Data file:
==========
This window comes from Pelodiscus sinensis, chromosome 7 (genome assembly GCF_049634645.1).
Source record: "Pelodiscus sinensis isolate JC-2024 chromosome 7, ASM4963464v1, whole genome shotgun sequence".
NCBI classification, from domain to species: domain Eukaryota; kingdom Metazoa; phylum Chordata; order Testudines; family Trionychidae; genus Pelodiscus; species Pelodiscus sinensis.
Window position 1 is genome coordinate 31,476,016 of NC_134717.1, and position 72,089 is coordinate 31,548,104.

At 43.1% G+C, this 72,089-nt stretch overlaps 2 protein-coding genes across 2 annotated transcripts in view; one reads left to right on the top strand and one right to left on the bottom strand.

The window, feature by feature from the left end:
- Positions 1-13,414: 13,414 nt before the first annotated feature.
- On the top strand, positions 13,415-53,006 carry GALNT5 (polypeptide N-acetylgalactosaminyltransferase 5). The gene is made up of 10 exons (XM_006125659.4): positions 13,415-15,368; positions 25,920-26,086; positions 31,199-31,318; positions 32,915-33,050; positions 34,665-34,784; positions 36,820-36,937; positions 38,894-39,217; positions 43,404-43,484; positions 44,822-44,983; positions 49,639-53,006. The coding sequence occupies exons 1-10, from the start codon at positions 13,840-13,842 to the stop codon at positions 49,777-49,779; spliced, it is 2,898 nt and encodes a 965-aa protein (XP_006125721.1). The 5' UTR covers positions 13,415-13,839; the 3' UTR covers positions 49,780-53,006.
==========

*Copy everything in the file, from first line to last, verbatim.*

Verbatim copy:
This window comes from Pelodiscus sinensis, chromosome 7 (genome assembly GCF_049634645.1).
Source record: "Pelodiscus sinensis isolate JC-2024 chromosome 7, ASM4963464v1, whole genome shotgun sequence".
NCBI classification, from domain to species: domain Eukaryota; kingdom Metazoa; phylum Chordata; order Testudines; family Trionychidae; genus Pelodiscus; species Pelodiscus sinensis.
Window position 1 is genome coordinate 31,476,016 of NC_134717.1, and position 72,089 is coordinate 31,548,104.

At 43.1% G+C, this 72,089-nt stretch overlaps 2 protein-coding genes across 2 annotated transcripts in view; one reads left to right on the top strand and one right to left on the bottom strand.

The window, feature by feature from the left end:
- Positions 1-13,414: 13,414 nt before the first annotated feature.
- On the top strand, positions 13,415-53,006 carry GALNT5 (polypeptide N-acetylgalactosaminyltransferase 5). The gene is made up of 10 exons (XM_006125659.4): positions 13,415-15,368; positions 25,920-26,086; positions 31,199-31,318; positions 32,915-33,050; positions 34,665-34,784; positions 36,820-36,937; positions 38,894-39,217; positions 43,404-43,484; positions 44,822-44,983; positions 49,639-53,006. The coding sequence occupies exons 1-10, from the start codon at positions 13,840-13,842 to the stop codon at positions 49,777-49,779; spliced, it is 2,898 nt and encodes a 965-aa protein (XP_006125721.1). The 5' UTR covers positions 13,415-13,839; the 3' UTR covers positions 49,780-53,006.